Attending a baseball game is — by the accounting of time, money and proximity — the most invested a fan can be in their team. In other ways, though, showing up to an MLB contest in person can leave fans with a poorer idea of what’s going on. The ballpark is a singularly terrific venue to meet up with friends, bask in sunny summer days and sample fried foods, but from most vantage points, it’s a pretty terrible place to distinguish between a slider and a cutter or pick up on the context of a player’s season.
Now, you don’t need a TV broadcast’s worth of information to enjoy the game playing out in front of you, but most fans want some guidance as to what’s happening and what they should expect from the main characters in play at any given moment. Thus, the scoreboard.
From hand-operated lineups and scores to instant, digitized velocity readings, the suite of in-stadium offerings has advanced rather noticeably in recent years. Still, there is a balance to be struck in a venue where there isn’t a constant companion to explain the numbers on the board — a push and pull between the stats that say the most about baseball right now and the stats that say something meaningful to the most fans.
For most of baseball history, the stat that has accompanied a hitter’s name wherever it goes has been batting average. But as a player evaluation signal, batting average was bumped out of the catbird’s seat years ago. On-base percentage took precedent after Moneyball, and that revolution accelerated into the contemporary usage of complicated, all-encompassing WAR calculations.
Batting average is being relegated in the ballpark now, too. Stadium scoreboards aren’t making hard pivots to WAR, though. (And really, they shouldn't. WAR is great for summing up full seasons, but it’s not enthralling to track on a day-to-day or plate appearance-to-plate appearance basis.) Instead, another number has increasingly emerged as a middle ground — less short-sighted than batting average, more familiar and tangible than WAR.
That number, in most parks that have made the switch, is OPS. Combining on-base percentage and slugging percentage — literally, it’s on-base plus slugging — this stat cuts much closer to the heart of how baseball actually works today.
Yet in a moment of transition, a vacuum of explanatory power, we can do better, and we should do better for the fans who want to grasp the game. That requires looking back at batting average and what gave it such staying power.
What AVG has that OPS lacks
Batting average, like baseball, dates to the 1800s. The history of its evolution is comically short. MLB’s statistical glossary notes that for one season, in 1887, walks counted as “hits” for the purposes of batting average. That alternative version of the calculation might have saved Joey Votto some headaches about 125 years later, but the original — hits divided by at-bats — proved elegant both for what it measured and for where its bright lines fell. A .300 average was excellent; a .200 average was the worst you could carry alongside any prayer of sticking in the majors. That lower bound even got a name — the Mendoza Line, after Mario Mendoza, an infielder whose career exemplified its power.
The gradients between and beyond those poles weren’t delivered unto the earth as intuitive truths, but they were so baked into the language of the game and eventually wider American culture that they still pack a punch. Saying “he’s a .290 hitter” does not require further explanation.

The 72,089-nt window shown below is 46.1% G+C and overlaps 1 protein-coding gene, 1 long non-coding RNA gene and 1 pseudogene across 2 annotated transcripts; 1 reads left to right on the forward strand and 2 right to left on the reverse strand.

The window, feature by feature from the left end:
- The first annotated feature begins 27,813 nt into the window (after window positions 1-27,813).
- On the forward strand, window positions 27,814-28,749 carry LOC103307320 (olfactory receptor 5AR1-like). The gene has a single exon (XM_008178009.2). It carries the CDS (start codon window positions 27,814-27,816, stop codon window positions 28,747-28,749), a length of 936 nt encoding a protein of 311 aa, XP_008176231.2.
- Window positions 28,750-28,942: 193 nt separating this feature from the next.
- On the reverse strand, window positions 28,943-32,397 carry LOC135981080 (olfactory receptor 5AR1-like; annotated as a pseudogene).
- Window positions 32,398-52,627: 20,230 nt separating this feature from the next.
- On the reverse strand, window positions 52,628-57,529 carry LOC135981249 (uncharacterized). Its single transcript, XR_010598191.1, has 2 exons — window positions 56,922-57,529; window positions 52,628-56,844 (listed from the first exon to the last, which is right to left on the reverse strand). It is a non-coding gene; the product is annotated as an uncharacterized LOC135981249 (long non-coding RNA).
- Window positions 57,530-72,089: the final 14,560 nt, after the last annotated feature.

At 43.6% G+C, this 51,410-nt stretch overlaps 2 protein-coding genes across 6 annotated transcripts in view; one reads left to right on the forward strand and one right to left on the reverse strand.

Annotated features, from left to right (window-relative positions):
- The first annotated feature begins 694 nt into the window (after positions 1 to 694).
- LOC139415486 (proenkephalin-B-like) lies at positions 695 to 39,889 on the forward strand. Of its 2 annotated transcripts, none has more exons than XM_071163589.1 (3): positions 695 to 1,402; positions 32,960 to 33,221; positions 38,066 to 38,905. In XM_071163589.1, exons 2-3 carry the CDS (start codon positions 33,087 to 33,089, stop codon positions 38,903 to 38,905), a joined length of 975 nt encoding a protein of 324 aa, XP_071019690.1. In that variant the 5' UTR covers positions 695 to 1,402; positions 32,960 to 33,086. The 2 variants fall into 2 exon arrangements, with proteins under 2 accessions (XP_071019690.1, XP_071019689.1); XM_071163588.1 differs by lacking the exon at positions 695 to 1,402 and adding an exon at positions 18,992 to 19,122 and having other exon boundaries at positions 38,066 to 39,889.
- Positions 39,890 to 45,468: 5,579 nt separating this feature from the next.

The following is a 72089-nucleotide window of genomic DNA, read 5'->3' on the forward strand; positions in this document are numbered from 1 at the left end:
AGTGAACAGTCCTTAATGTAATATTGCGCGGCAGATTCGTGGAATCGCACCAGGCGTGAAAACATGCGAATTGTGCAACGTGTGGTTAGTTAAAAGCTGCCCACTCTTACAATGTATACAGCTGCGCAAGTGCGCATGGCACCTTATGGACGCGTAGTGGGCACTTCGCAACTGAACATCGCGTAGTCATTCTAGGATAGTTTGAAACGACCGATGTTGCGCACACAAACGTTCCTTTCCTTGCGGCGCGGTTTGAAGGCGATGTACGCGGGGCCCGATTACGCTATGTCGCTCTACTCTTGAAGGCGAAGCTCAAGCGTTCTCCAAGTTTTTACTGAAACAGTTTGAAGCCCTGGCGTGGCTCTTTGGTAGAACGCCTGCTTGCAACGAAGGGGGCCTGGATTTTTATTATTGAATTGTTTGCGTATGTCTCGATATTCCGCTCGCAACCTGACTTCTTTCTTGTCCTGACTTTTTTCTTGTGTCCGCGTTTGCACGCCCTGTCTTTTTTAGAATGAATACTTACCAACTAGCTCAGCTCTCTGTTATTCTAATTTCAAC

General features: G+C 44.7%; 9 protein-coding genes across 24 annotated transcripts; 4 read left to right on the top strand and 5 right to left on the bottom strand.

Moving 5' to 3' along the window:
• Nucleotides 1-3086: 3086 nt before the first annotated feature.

OPS dates to 1984. The simple amalgamation of on-base and slugging — the two stats that follow batting average in a traditional triple slash line — was asserted as a useful metric in John Thorn and Pete Palmer’s influential book, “The Hidden Game of Baseball,” and it picked up steam as writers and fans cast a wider gaze toward the ways on-base ability and power shape a hitter’s game. At times, it was plainly called “production.” Now, perhaps because of its visually familiar “.###” format, it’s popping up as the statistic of choice for summarizing hitters in ballparks. Just this season, fans have taken notice of the shift in Milwaukee, in Detroit … and sometimes in Toronto.
— Danielnovi (@DanielNovi) September 5, 2021
Through no fault of the statistic itself, however, even the most dedicated fan probably doesn’t have a top-of-the-head reference point for the OPS Mendoza Line equivalent. The best estimate is probably somewhere between .600 and .650 — which might reasonably be dubbed the Maldonado Line after defensively gifted Houston Astros catcher Martin Maldonado — but it’s also just not a reference point. There are certain depths a hitter can’t plumb and hope to remain in the big leagues, but those limits vary based on the rest of a player’s profile, and even that target can move substantially from one season to the next.
It’s complicated. That’s why OPS is an upgrade over batting average in most ways — and why it doesn’t quite resonate on scoreboards.
This season, the New York Mets and Philadelphia Phillies have drawn particular attention to their new displays by installing new physical scoreboards and, in the Mets’ case, seemingly attempting to carry out the important mission of delivering player stats to anyone watching from space. Here’s how that one looks:
And here’s the Phillies’ new look, which takes the interesting path of showing the entire triple slash, along with strikeout and walk rates:
Don’t mind the terrible photo, but I noticed the Phillies scoreboard display has slightly improved. No more wRC+ and you can kind of see what the hitter did in the previous at-bat.